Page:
April 28, 2016
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Cancer diagnosis increases risk for mental disorders, psychiatric medication use

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Patients diagnosed with cancer faced an increased risk for common mental disorders — such as depression, anxiety and stress reaction/adjustment disorder — for up to 10 years, according to the results of a matched cohort study conducted in Sweden.

The risk for mental disorders appeared stronger among patients whose cancers had poorer prognoses, results showed.

“Our previous work has shown highly increased risks for suicide and cardiovascular events among patients with cancer,” Donghao Lu, MD, PhD candidate in the department of medical epidemiology and biostatistics at Karolinska Institutet in Stockholm, told HemOnc Today. “These events, however likely, only represent the tip of the iceberg for the enormous psychological turmoil related to a newly received cancer diagnosis. Further, accumulating evidence suggests that the cancer diagnostic workup may also bring about severe psychological distress.”

However, the degree to which diagnostic workups may increase the risk for stress-related health outcomes, such as mental disorders, remains unknown, Lu said.

Lu and colleagues evaluated 2001 to 2010 data from Swedish population and health registers. They identified 304,118 patients with cancer (median age at diagnosis, 69 years; 46.9% female), as well as 3,041,174 cancer-free controls whom they matched to patients based on sex and year of birth.

The researchers estimated time-varying HRs — adjusted for age, sex, education level and calendar period — for the first clinical diagnosis of mental disorders beginning 2 years before cancer diagnosis, continuing through the time of diagnosis and for up to 10 years after diagnosis.

Key study endpoints included the relative risks for depression, anxiety, substance abuse, somatoform/conversion disorder, and stress reaction/adjustment disorder during the periods preceding and following a cancer diagnosis, as compared with individuals without cancer.

Overall, there were 3,355 patients with a new mental disorder diagnosis in the prediagnostic period, and 10,296 patients with a new mental disorder in the postdiagnostic period.

The researchers observed an increase in the relative rate for all studied mental disorders beginning 10 months before a cancer diagnosis (HR = 1.1; 95% CI, 1.1-1.2). The increase reached its peak in the first week following diagnosis (HR = 6.7; 95% CI, 6.1-7.4).

Although a steady decrease began following the peak period, patients with cancer still experienced an elevated risk for mental disorders up to 10 years after receiving their diagnosis (HR = 1.1; 95% CI, 1.1-1.2).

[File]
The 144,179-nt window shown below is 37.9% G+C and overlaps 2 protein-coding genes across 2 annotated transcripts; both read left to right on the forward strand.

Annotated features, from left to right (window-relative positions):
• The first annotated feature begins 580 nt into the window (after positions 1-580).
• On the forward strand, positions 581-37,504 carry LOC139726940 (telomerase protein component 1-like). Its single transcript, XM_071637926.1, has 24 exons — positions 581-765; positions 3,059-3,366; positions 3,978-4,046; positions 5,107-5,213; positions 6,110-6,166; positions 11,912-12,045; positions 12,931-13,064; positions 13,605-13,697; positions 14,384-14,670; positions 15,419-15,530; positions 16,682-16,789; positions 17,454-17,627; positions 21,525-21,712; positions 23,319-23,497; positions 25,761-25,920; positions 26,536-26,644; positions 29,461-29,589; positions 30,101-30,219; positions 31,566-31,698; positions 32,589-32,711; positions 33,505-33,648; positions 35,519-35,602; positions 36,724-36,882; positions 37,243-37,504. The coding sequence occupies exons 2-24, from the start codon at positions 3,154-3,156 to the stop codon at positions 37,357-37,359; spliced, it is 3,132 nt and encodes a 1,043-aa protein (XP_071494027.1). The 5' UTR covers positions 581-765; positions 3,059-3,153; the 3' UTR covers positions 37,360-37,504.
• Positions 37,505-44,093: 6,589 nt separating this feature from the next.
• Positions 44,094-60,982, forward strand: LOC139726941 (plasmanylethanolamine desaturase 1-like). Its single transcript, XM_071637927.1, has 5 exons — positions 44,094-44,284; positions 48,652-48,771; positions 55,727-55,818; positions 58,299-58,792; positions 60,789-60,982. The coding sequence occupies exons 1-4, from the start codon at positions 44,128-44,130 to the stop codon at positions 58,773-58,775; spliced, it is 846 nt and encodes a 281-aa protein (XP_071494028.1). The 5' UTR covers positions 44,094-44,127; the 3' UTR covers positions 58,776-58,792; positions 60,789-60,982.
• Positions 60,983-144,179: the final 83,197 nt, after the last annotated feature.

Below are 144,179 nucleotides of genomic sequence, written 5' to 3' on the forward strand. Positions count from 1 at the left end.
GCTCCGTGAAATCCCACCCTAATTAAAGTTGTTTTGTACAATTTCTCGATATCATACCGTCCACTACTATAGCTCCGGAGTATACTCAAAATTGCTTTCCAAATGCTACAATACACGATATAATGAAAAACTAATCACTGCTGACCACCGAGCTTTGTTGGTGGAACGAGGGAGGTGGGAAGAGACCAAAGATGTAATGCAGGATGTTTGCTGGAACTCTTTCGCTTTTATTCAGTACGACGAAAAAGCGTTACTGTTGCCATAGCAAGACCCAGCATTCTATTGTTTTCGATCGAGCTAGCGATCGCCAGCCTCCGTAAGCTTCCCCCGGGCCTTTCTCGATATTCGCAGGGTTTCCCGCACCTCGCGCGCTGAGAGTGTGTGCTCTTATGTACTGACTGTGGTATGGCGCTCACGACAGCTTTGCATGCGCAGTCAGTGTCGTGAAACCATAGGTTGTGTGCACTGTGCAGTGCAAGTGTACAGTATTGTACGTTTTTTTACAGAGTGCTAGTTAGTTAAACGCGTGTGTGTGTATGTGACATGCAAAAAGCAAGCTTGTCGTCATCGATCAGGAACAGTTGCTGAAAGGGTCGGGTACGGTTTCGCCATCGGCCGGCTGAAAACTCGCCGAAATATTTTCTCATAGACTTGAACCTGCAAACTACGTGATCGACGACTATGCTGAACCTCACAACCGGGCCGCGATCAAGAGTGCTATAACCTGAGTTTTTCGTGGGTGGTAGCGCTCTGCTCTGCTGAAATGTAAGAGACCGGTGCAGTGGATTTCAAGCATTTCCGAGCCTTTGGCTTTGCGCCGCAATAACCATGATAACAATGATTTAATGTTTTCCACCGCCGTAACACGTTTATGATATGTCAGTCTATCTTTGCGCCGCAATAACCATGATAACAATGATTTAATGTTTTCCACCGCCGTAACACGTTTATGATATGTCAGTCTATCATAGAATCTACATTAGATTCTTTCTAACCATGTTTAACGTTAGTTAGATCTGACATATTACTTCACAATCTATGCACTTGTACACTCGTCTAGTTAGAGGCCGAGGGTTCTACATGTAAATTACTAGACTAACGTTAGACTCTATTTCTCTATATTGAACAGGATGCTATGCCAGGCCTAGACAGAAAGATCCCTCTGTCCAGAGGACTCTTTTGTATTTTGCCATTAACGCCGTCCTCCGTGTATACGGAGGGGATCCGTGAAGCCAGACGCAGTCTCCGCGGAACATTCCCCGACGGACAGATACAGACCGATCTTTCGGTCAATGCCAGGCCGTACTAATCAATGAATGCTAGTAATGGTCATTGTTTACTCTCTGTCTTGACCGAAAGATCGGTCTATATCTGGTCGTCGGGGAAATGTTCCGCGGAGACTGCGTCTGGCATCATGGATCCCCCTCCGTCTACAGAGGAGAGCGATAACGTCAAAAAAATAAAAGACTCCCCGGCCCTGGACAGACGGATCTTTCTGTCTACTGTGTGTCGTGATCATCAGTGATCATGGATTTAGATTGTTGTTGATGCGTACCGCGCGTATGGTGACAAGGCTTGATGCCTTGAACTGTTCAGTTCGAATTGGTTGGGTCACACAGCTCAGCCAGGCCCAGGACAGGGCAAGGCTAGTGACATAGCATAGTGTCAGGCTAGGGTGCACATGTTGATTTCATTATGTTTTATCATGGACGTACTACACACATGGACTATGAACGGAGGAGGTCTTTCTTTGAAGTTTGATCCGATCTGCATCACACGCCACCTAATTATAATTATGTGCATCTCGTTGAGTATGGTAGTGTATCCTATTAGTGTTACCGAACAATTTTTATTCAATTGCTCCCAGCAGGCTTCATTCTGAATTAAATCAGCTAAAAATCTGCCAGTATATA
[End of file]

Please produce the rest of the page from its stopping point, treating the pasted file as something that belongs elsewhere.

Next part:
The risk appeared comparable for all disorders studied; however, the highest rate occurred for stress reaction/adjustment disorder immediately following diagnosis.

Women appeared at greater risk for mental disorders than men immediately before (HR = 1.9 vs. HR = 1.7) and immediately following (HR = 7.6 vs. HR = 5.4) diagnosis. Younger patients and those with higher education levels had higher HRs after diagnosis but not before.

The increased risk for mental disorders persisted across cancer types, with the exception of nonmelanoma skin cancer.

Patients with poorer-prognosis cancers had higher relative rates before and after diagnosis (P < .001 for both). Having advanced or metastatic cancers did not increase risk for mental disorders compared with localized or nonmetastatic disease; however, mental disorders occurred more frequently by the end of follow-up among patients with locally advanced cancer and those with metastatic breast and lung cancers.

To assess milder mental conditions and symptoms, Lu and colleagues evaluated the use of related psychiatric medications among patients diagnosed with cancer in 2008 and 2009.

Compared with matched controls, patients with cancer used psychiatric medications more frequently 1 month before diagnosis (12.2% vs. 11.7%; corrected P = .04). This rate peaked 3 months after diagnosis (18.1% vs. 11.9%; corrected P < .001) and then declined, but still remained elevated 2 years after diagnosis (15.4% vs. 12.7%; corrected P < .001).

The greatest use of psychiatric medicines occurred among patients with lung cancers, central nervous system cancers and other severe conditions. Conversely, patients with nonmelanoma skin cancer had no increase.

The researchers acknowledged their reliance on inpatient and outpatient specialist care to determine clinical diagnoses as a study limitation.

“Our findings support the existing guidelines of integrating psychological management into cancer care, and call for the extended vigilance for multiple mental disorders in cancer care,” Lu said. “We are currently examining the temporal pattern of stress experience, as well as its related health outcomes, within the time period of the cancer diagnostic workup and by patient characteristics. Our aim is to identify specific time windows or high-risk groups for potential clinical intervention.” – by Cameron Kelsall

For more information:

Donghao Lu, MD, can be reached at donghao.lu@ki.se.

Disclosure: The researchers report no relevant financial disclosures.